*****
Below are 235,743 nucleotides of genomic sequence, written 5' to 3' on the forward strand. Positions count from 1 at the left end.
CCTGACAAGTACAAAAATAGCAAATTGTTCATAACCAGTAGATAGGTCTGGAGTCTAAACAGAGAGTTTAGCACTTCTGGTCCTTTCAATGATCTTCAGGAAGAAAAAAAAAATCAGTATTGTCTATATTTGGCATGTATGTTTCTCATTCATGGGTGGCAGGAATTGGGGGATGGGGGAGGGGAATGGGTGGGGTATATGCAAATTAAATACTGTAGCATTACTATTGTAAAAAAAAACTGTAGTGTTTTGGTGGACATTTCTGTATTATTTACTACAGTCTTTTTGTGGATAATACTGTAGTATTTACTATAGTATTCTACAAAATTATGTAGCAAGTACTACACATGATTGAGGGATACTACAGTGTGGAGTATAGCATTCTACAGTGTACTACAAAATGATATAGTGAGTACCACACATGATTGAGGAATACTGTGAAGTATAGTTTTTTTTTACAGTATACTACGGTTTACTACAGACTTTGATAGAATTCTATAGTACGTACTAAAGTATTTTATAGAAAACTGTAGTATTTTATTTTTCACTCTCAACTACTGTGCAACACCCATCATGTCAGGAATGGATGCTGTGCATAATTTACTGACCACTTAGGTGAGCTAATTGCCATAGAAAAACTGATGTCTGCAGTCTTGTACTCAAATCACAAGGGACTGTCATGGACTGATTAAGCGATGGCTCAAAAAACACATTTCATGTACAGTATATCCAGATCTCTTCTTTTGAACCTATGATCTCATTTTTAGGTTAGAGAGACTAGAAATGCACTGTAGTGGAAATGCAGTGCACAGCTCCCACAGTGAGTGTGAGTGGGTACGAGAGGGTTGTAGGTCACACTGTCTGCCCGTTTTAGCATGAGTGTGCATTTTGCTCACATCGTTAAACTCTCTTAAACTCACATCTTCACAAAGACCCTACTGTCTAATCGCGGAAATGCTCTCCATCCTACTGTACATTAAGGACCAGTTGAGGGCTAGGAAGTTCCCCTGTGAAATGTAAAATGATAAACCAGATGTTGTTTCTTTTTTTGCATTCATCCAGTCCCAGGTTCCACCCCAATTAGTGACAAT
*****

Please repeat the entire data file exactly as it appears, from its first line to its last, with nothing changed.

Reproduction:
Below are 235,743 nucleotides of genomic sequence, written 5' to 3' on the forward strand. Positions count from 1 at the left end.
CCTGACAAGTACAAAAATAGCAAATTGTTCATAACCAGTAGATAGGTCTGGAGTCTAAACAGAGAGTTTAGCACTTCTGGTCCTTTCAATGATCTTCAGGAAGAAAAAAAAAATCAGTATTGTCTATATTTGGCATGTATGTTTCTCATTCATGGGTGGCAGGAATTGGGGGATGGGGGAGGGGAATGGGTGGGGTATATGCAAATTAAATACTGTAGCATTACTATTGTAAAAAAAAACTGTAGTGTTTTGGTGGACATTTCTGTATTATTTACTACAGTCTTTTTGTGGATAATACTGTAGTATTTACTATAGTATTCTACAAAATTATGTAGCAAGTACTACACATGATTGAGGGATACTACAGTGTGGAGTATAGCATTCTACAGTGTACTACAAAATGATATAGTGAGTACCACACATGATTGAGGAATACTGTGAAGTATAGTTTTTTTTTACAGTATACTACGGTTTACTACAGACTTTGATAGAATTCTATAGTACGTACTAAAGTATTTTATAGAAAACTGTAGTATTTTATTTTTCACTCTCAACTACTGTGCAACACCCATCATGTCAGGAATGGATGCTGTGCATAATTTACTGACCACTTAGGTGAGCTAATTGCCATAGAAAAACTGATGTCTGCAGTCTTGTACTCAAATCACAAGGGACTGTCATGGACTGATTAAGCGATGGCTCAAAAAACACATTTCATGTACAGTATATCCAGATCTCTTCTTTTGAACCTATGATCTCATTTTTAGGTTAGAGAGACTAGAAATGCACTGTAGTGGAAATGCAGTGCACAGCTCCCACAGTGAGTGTGAGTGGGTACGAGAGGGTTGTAGGTCACACTGTCTGCCCGTTTTAGCATGAGTGTGCATTTTGCTCACATCGTTAAACTCTCTTAAACTCACATCTTCACAAAGACCCTACTGTCTAATCGCGGAAATGCTCTCCATCCTACTGTACATTAAGGACCAGTTGAGGGCTAGGAAGTTCCCCTGTGAAATGTAAAATGATAAACCAGATGTTGTTTCTTTTTTTGCATTCATCCAGTCCCAGGTTCCACCCCAATTAGTGACAAT